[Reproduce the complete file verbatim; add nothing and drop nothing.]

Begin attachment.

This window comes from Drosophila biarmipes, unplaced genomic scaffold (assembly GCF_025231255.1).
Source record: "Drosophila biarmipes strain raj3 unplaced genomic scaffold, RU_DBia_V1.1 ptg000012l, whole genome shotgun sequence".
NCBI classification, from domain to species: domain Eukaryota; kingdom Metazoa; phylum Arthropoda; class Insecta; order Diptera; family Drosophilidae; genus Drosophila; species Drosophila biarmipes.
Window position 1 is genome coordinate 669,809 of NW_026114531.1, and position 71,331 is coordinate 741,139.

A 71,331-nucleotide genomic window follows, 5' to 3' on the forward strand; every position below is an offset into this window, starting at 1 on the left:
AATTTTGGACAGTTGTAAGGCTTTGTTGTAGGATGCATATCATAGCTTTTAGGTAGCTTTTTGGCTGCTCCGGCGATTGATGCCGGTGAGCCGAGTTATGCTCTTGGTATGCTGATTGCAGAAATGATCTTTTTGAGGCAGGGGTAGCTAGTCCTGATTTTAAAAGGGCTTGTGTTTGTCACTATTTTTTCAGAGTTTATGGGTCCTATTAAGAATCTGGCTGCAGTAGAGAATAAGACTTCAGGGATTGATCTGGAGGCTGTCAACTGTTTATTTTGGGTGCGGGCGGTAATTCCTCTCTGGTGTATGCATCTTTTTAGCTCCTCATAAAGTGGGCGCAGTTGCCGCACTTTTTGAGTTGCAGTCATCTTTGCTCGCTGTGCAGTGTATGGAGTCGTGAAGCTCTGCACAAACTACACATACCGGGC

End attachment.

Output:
This window comes from Drosophila biarmipes, unplaced genomic scaffold (assembly GCF_025231255.1).
Source record: "Drosophila biarmipes strain raj3 unplaced genomic scaffold, RU_DBia_V1.1 ptg000012l, whole genome shotgun sequence".
NCBI classification, from domain to species: domain Eukaryota; kingdom Metazoa; phylum Arthropoda; class Insecta; order Diptera; family Drosophilidae; genus Drosophila; species Drosophila biarmipes.
Window position 1 is genome coordinate 669,809 of NW_026114531.1, and position 71,331 is coordinate 741,139.

A 71,331-nucleotide genomic window follows, 5' to 3' on the forward strand; every position below is an offset into this window, starting at 1 on the left:
AATTTTGGACAGTTGTAAGGCTTTGTTGTAGGATGCATATCATAGCTTTTAGGTAGCTTTTTGGCTGCTCCGGCGATTGATGCCGGTGAGCCGAGTTATGCTCTTGGTATGCTGATTGCAGAAATGATCTTTTTGAGGCAGGGGTAGCTAGTCCTGATTTTAAAAGGGCTTGTGTTTGTCACTATTTTTTCAGAGTTTATGGGTCCTATTAAGAATCTGGCTGCAGTAGAGAATAAGACTTCAGGGATTGATCTGGAGGCTGTCAACTGTTTATTTTGGGTGCGGGCGGTAATTCCTCTCTGGTGTATGCATCTTTTTAGCTCCTCATAAAGTGGGCGCAGTTGCCGCACTTTTTGAGTTGCAGTCATCTTTGCTCGCTGTGCAGTGTATGGAGTCGTGAAGCTCTGCACAAACTACACATACCGGGC